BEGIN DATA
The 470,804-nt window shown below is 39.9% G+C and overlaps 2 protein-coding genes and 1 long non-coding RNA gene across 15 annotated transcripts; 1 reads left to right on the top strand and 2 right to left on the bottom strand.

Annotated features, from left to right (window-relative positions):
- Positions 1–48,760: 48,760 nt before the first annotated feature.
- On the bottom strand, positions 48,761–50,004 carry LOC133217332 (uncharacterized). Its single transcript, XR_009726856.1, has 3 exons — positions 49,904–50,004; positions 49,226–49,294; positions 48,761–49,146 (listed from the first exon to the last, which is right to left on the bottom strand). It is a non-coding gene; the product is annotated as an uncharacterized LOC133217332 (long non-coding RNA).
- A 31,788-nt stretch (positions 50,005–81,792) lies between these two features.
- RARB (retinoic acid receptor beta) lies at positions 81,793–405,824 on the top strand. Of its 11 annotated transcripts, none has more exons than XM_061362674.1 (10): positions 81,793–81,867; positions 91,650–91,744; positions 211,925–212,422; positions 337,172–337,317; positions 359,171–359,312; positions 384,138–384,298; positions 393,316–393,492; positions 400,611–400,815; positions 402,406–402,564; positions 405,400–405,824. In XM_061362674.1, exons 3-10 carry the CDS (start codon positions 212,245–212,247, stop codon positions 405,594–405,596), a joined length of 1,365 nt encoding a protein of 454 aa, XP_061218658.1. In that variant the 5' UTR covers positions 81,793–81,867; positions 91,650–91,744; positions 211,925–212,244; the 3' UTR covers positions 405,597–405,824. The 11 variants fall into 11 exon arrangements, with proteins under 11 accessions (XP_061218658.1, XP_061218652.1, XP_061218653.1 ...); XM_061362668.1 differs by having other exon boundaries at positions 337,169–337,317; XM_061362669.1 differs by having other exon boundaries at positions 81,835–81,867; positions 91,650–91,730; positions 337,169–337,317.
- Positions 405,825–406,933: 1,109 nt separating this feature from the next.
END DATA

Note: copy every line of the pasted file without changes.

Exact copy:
The 470,804-nt window shown below is 39.9% G+C and overlaps 2 protein-coding genes and 1 long non-coding RNA gene across 15 annotated transcripts; 1 reads left to right on the top strand and 2 right to left on the bottom strand.

Annotated features, from left to right (window-relative positions):
- Positions 1–48,760: 48,760 nt before the first annotated feature.
- On the bottom strand, positions 48,761–50,004 carry LOC133217332 (uncharacterized). Its single transcript, XR_009726856.1, has 3 exons — positions 49,904–50,004; positions 49,226–49,294; positions 48,761–49,146 (listed from the first exon to the last, which is right to left on the bottom strand). It is a non-coding gene; the product is annotated as an uncharacterized LOC133217332 (long non-coding RNA).
- A 31,788-nt stretch (positions 50,005–81,792) lies between these two features.
- RARB (retinoic acid receptor beta) lies at positions 81,793–405,824 on the top strand. Of its 11 annotated transcripts, none has more exons than XM_061362674.1 (10): positions 81,793–81,867; positions 91,650–91,744; positions 211,925–212,422; positions 337,172–337,317; positions 359,171–359,312; positions 384,138–384,298; positions 393,316–393,492; positions 400,611–400,815; positions 402,406–402,564; positions 405,400–405,824. In XM_061362674.1, exons 3-10 carry the CDS (start codon positions 212,245–212,247, stop codon positions 405,594–405,596), a joined length of 1,365 nt encoding a protein of 454 aa, XP_061218658.1. In that variant the 5' UTR covers positions 81,793–81,867; positions 91,650–91,744; positions 211,925–212,244; the 3' UTR covers positions 405,597–405,824. The 11 variants fall into 11 exon arrangements, with proteins under 11 accessions (XP_061218658.1, XP_061218652.1, XP_061218653.1 ...); XM_061362668.1 differs by having other exon boundaries at positions 337,169–337,317; XM_061362669.1 differs by having other exon boundaries at positions 81,835–81,867; positions 91,650–91,730; positions 337,169–337,317.
- Positions 405,825–406,933: 1,109 nt separating this feature from the next.